How about multi billions of dollars if he can go to court and use this as exhibit A that the league is concern about head injuries and player safety. You act like the Saints would cease to exist because of this. What exactly is the impact to the league if they suspend a handful of players and coaches on one team? Sacrafice a few people to potentially save billions upon billions of dollars in multiple lawsuits? Sounds like a good motive to me.

  24. parttimer1 says: Jul 3, 2012 10:17 PM

    Article 46, Section (f)(ii): “In appeals under Section 1(a), the parties shall exchange copies of any exhibits upon which they intend to rely no later than three (3) calendar days prior to the hearing.

  25. bayouranch says: Jul 3, 2012 10:31 PM

    Roger has worked real hard to get the Vikings a New Stadium this off season, funny they are also the ones he is fighting this bounty thing for also. The Vikings didn’t like how the playoff game went in 2009 and wanted payback, but it was a fair game.

  26. rhodeislandpatriotsfan says: Jul 3, 2012 10:37 PM

    Even if the suspended players win the “battle” and are granted preliminary injunctive relief now that Commissioner Goodell has issued his appeals ruling and affirmed their suspensions, my gut tells me that the league and the Commissioner will eventually win the “war.” In my opinion, two of the weaker challenges the players may make relate to: (1) the league’s alleged non-compliance with the “three calendar day” discovery requirement under Article 46, Section 2(f)(ii) of the 2011 NFL CBA; and, (2) the alleged failure by Commissioner Goodell to act impartially. First, Article 46, Section 3 (Time Limits) clearly contemplates that Goodell upon a motion by the league can adjourn the appeal hearing for such additional time so as to remedy any non-compliance arising out of Section 2(f)(ii). And second, I find nothing in the league’s March 21 press release announcing management discipline that impeaches Goodell’s ability to act as an impartial hearing officer for the suspended players. Importantly, Goodell was even quoted to say, “…I will NOT (emphasis added) address player conduct at this time… .” That weighs heavily against any argument that Goodell had made conclusions prior to hearing the case of the accused players. P.S. Happy 4th PFT Planet!

  27. atwatercrushesokoye says: Jul 3, 2012 10:58 PM

    cincylaw: This is the appeals process the burden of proof in an appeal is fully on the party appealing, the NFL found them guilty based on the evidence they have (the players didn’t meet with Goodell before hand to see and dispute this evidence) once the players filed an appeal it becomes there job to prove that they are wronglyfully accused.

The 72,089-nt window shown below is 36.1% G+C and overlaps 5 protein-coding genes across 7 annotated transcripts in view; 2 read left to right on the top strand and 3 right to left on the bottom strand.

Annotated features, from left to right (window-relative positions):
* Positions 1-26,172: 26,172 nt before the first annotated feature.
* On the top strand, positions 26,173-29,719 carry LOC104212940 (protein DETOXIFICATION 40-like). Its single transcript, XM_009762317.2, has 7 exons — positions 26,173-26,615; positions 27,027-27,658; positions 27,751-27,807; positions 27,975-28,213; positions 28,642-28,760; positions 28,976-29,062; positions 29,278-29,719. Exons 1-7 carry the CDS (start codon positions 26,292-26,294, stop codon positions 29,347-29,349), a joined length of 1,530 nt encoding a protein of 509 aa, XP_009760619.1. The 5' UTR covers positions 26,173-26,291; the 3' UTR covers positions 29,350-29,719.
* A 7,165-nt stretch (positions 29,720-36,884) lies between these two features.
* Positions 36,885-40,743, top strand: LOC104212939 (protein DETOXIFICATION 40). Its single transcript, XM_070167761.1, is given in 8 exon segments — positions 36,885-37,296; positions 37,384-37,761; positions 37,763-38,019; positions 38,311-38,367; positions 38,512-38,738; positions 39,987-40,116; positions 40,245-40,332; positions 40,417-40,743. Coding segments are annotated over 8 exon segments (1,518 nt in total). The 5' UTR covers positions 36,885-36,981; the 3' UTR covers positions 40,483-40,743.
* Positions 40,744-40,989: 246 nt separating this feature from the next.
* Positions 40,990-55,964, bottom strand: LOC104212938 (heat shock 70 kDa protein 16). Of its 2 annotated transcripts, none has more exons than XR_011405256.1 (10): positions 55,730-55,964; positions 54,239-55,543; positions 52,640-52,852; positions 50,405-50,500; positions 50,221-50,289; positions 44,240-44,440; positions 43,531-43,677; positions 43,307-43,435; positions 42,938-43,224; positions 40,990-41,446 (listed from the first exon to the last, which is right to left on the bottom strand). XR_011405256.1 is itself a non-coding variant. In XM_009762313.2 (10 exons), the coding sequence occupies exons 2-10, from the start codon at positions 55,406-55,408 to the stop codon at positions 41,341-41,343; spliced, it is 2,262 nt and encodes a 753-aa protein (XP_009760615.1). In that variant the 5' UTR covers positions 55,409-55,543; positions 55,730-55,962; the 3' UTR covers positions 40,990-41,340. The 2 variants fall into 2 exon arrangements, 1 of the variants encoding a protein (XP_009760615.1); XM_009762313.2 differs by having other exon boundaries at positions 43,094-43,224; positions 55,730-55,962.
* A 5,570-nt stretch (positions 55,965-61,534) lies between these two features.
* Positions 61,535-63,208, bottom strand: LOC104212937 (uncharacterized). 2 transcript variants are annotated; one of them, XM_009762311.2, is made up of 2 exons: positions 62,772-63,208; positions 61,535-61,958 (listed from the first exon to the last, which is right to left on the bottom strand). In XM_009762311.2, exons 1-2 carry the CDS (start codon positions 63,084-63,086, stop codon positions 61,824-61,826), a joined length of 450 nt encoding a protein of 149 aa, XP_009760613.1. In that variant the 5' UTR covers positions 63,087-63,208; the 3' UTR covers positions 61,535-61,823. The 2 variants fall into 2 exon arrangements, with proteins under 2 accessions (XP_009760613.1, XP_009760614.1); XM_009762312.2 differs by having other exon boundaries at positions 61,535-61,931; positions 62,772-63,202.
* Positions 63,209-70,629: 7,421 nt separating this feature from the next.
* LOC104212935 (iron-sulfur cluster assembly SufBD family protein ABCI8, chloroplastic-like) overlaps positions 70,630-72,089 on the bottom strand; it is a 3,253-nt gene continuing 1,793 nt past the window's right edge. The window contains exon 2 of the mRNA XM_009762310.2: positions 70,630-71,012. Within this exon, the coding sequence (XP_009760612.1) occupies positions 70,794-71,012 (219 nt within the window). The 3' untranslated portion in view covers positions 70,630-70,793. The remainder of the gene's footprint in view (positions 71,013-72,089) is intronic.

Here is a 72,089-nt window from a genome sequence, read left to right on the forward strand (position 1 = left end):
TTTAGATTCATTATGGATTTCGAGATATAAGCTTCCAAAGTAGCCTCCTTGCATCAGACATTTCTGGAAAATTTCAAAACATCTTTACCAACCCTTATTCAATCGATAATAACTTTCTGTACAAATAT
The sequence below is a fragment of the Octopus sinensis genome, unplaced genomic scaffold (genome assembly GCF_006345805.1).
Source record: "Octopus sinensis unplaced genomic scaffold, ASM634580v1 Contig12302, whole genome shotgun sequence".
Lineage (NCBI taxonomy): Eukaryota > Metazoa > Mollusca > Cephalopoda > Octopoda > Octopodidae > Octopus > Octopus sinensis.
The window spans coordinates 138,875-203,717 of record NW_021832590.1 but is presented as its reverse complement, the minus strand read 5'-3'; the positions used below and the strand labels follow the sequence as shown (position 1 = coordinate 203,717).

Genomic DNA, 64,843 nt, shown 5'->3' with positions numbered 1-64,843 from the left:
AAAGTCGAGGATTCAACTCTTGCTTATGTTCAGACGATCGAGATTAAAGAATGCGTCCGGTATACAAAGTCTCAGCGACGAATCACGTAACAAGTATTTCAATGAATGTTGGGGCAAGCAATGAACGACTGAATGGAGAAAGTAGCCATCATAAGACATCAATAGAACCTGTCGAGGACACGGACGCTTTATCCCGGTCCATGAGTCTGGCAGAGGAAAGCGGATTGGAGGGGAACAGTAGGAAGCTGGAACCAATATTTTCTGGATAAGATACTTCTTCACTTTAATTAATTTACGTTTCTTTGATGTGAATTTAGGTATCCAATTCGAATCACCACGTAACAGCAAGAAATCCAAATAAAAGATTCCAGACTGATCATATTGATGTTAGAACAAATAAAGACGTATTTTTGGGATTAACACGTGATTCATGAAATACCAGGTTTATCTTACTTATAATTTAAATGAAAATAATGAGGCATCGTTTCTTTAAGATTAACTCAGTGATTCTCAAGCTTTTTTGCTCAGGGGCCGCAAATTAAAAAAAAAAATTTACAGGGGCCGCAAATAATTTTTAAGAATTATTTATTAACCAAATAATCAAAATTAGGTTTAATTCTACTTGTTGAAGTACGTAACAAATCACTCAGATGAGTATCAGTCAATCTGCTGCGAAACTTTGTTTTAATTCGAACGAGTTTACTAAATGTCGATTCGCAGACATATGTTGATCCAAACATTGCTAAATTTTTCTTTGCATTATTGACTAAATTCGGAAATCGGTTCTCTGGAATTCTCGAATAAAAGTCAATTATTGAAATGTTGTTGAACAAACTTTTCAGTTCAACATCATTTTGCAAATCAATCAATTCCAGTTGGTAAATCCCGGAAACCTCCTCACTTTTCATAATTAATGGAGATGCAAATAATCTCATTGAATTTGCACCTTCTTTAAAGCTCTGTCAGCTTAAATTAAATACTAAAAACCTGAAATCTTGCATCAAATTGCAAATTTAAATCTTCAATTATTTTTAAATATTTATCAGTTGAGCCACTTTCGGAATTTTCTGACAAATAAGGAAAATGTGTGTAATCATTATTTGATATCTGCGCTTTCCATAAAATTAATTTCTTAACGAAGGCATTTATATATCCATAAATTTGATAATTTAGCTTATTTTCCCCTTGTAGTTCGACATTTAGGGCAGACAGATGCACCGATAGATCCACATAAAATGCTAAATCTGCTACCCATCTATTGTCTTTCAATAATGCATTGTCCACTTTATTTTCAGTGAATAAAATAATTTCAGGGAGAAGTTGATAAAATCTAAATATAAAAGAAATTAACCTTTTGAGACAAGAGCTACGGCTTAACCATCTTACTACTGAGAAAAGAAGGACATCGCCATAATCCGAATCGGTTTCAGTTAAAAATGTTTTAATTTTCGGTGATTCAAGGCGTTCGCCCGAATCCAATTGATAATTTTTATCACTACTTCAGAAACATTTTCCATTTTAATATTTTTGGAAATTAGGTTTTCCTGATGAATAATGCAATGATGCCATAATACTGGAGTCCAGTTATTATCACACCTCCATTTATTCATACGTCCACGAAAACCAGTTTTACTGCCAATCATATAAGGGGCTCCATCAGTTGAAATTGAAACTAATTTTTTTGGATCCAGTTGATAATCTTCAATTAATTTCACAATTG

You can dislike it all you want but that’s the process.

  28. percey12 says: Jul 3, 2012 11:38 PM

    3 calender days, not 36 hours.

    Look at me (just like Vilma) arguing about the details of CBA, instead of saying

    “yeah, I tried to kill the head of that 40 year old man for $35,000!”

  29. rabbdogg says: Jul 4, 2012 1:13 AM

    why is it the playets need to follow the cba…put goodell punk azz dont have too….72 hours idiots..is 3 days idiots…goodell not being able to punish players for ANYTHING before 2011 is also in the cba…which means that hargrove made up ” give me my money” b.s. was in 2009…vilma and the saints played kurt warner and brandy farve in 2009…fujita last played for the saints in the 2009 season….the players have every right to sue goodell punk azz…follow the cba that u agreed to goodell

  30. sonny113006 says: Jul 4, 2012 11:08 AM

    Maybe someone can tell me the answer to this. A few years ago the Williams Bros. of the Minnesota Vikings were tested and turned up positive for a illegal substance. They hung it up in the court system in Minnesota and were able to play until the courts ruled. Can these players do the same thing? Is that what they’re doing? If someone could explain it would be appreciated.

  31. neilnixon says: Jul 4, 2012 11:30 AM

    For you people who don’t believe Goodell is going after the Saints, answer this for me: Why did Goodell take away the draft picks?